The results of this phase showed that the WA and EA regions did not reveal any significant differences in the population for the scenarios A and B. However the analysis of Scenario D (Figure 4b) indicated more significant results than those of Scenario C (Figure 4a) due to the consideration of the ENSO signal season. In particular the dominant character of region WA is evident in exhibiting the ENSO modulation on streamflow population characteristics. Meanwhile, the WA region did not show any significant differences for Scenario C, while the EA region had three stations having statistically significant results.
Following our earlier results (Kahya and Marti, 2007) for this analysis phase, we here prefer to present the results of autocorrelation calculations in a tabular fashion (Table 1). It is known that the first autocorrelation coefficient (r1)is the most important component of autocorrelation structure of hydrologic time series concerned. Therefore we consider only this statistic, to some extent, as a representative of autocorrelation characteristics for the practicability purposes, and calculated for the mean streamflow time series in the DA and BA regions for the scenarios A and B. We evaluated the computed r1 values at the 95% significance level and summarized our results according to the following four possible cases concerning the calculated r1 values..
(a) Case 1: When the computed r1 values of both the hypothetical and original series fall within the 95% confidence intervals, the both series has no serial dependency property at lag-1. Thus this implies that ENSO events have no influences on the internal dependency of the original streamflow series. We found that 4 stations in the EA region and 2 stations in the WA region confirmed this conclusion for the scenarios A and B.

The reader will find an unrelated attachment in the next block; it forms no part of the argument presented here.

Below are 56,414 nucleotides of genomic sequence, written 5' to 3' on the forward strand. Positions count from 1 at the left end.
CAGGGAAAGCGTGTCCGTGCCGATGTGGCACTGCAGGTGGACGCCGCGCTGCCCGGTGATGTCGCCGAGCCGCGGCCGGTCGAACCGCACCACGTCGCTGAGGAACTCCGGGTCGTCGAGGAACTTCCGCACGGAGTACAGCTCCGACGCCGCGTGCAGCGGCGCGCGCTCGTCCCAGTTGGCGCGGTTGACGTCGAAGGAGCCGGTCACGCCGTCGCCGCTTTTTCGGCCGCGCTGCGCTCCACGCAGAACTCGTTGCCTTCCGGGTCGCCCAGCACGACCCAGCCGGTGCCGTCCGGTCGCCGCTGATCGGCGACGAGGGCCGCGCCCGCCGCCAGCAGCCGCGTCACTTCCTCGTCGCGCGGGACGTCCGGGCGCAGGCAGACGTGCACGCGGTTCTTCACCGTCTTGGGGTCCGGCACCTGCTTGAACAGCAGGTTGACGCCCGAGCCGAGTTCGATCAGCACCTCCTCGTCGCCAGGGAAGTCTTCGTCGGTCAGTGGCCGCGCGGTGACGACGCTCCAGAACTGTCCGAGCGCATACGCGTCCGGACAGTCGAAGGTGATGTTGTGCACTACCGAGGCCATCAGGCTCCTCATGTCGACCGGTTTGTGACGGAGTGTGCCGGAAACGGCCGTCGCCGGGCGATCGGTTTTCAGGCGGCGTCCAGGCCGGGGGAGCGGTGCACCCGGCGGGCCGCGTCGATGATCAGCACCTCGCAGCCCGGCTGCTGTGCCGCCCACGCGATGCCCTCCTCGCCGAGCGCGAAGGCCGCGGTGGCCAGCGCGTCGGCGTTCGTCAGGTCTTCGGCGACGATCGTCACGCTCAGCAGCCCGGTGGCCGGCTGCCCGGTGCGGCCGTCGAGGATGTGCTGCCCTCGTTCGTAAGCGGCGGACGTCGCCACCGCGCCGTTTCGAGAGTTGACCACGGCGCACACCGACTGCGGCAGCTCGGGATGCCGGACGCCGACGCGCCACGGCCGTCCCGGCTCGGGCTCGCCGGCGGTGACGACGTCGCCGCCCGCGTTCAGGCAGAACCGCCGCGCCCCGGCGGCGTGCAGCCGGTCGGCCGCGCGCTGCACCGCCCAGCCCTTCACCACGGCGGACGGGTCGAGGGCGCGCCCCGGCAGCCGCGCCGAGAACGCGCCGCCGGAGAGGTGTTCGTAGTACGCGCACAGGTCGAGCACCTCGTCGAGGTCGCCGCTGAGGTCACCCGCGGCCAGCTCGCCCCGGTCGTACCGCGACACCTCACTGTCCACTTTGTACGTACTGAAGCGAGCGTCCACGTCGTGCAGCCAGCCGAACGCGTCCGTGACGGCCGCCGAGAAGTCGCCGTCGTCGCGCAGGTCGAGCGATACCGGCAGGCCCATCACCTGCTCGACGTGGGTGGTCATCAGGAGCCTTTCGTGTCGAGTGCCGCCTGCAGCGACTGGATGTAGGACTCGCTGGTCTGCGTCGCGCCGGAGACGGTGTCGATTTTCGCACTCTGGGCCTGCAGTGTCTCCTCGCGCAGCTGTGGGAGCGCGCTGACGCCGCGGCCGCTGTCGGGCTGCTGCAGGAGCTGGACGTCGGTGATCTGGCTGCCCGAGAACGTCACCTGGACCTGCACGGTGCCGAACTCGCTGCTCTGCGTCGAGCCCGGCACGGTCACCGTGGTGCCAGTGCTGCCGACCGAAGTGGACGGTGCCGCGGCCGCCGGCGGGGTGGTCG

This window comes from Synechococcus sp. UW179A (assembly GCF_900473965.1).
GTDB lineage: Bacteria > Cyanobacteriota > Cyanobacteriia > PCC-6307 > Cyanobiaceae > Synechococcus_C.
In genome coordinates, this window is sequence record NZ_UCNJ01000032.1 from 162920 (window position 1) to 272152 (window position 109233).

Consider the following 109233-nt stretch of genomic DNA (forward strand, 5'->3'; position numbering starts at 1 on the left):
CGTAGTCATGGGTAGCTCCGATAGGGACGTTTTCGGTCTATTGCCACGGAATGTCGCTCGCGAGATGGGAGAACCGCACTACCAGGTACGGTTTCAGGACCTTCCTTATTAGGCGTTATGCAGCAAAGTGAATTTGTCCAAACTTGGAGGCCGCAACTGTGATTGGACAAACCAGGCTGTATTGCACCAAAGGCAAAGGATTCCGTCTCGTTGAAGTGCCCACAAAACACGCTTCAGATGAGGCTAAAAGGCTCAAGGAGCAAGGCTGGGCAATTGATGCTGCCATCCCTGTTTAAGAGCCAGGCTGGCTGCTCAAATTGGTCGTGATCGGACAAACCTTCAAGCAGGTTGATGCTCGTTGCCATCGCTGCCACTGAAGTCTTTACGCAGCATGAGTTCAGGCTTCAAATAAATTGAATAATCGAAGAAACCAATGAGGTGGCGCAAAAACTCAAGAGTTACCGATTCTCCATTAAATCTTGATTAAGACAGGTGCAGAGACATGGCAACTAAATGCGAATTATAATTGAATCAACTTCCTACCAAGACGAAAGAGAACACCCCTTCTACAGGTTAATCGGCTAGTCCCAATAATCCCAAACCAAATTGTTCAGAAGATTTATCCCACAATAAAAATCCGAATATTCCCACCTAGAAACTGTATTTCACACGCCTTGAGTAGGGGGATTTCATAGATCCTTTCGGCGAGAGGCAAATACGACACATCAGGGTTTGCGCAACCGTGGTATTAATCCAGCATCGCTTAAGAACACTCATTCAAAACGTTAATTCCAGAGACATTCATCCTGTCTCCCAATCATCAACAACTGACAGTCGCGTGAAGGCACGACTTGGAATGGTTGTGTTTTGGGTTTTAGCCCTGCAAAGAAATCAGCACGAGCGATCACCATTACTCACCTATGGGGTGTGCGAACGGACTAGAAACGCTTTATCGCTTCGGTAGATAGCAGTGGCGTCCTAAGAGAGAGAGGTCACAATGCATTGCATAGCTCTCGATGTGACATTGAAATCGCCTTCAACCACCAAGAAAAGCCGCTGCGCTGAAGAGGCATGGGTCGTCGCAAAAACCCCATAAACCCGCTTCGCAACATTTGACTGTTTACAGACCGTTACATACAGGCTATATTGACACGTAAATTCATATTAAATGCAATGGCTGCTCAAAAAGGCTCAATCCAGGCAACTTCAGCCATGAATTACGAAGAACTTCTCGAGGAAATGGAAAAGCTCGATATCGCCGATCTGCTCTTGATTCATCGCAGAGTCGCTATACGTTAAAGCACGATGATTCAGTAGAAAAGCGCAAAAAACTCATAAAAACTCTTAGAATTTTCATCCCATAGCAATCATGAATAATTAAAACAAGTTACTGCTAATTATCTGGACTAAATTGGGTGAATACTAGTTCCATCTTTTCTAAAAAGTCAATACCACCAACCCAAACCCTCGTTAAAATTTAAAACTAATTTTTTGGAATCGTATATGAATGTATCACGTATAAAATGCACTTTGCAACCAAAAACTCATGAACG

(b) Case 2: When the computed r1 value is not significant for the original series, but significant for the hypothetical series. In this case, our perception is that ENSO events might modify the autocorrelation structure of streamflow series in the form of elimination. In our analysis, this situation was not observed in the EA region, but occurred in the station 1307 in the WA region (Table 1).
(c) Case 3: The computed r1 value of the original series appears to be significant while that of the hypothetical series does not. In this case, our perception is similar to Case 2 in such a way that ENSO events might modify the autocorrelation structure of streamflow series in the form of generation. This case has occurred in 8 stations in the EA and 14 stations in the WA according to Scenario A. Moreover 6 stations in each the EA and WA regions showed a significant difference in the first autocorrelation coefficient at the 95% level according to Scenario B (Table 1). For these stations, it can be speculated that ENSO events modify some feature of autocorrelation structure of the series, in the manner of increasing the internal dependency.
(d) Case 4: The computed r1 value of the both series exceeds the 95% confidence intervals. In this case, our perception is that ENSO events have no influences on the autocorrelation structure of streamflow series unless the opposite sign of the computed significant r1 values emerges. For Scenario A, 5 stations in the EA region and 15 stations in the WA region confirmed this case. For Scenario B, 10 stations in the WA region and none in the EA region confirmed this case.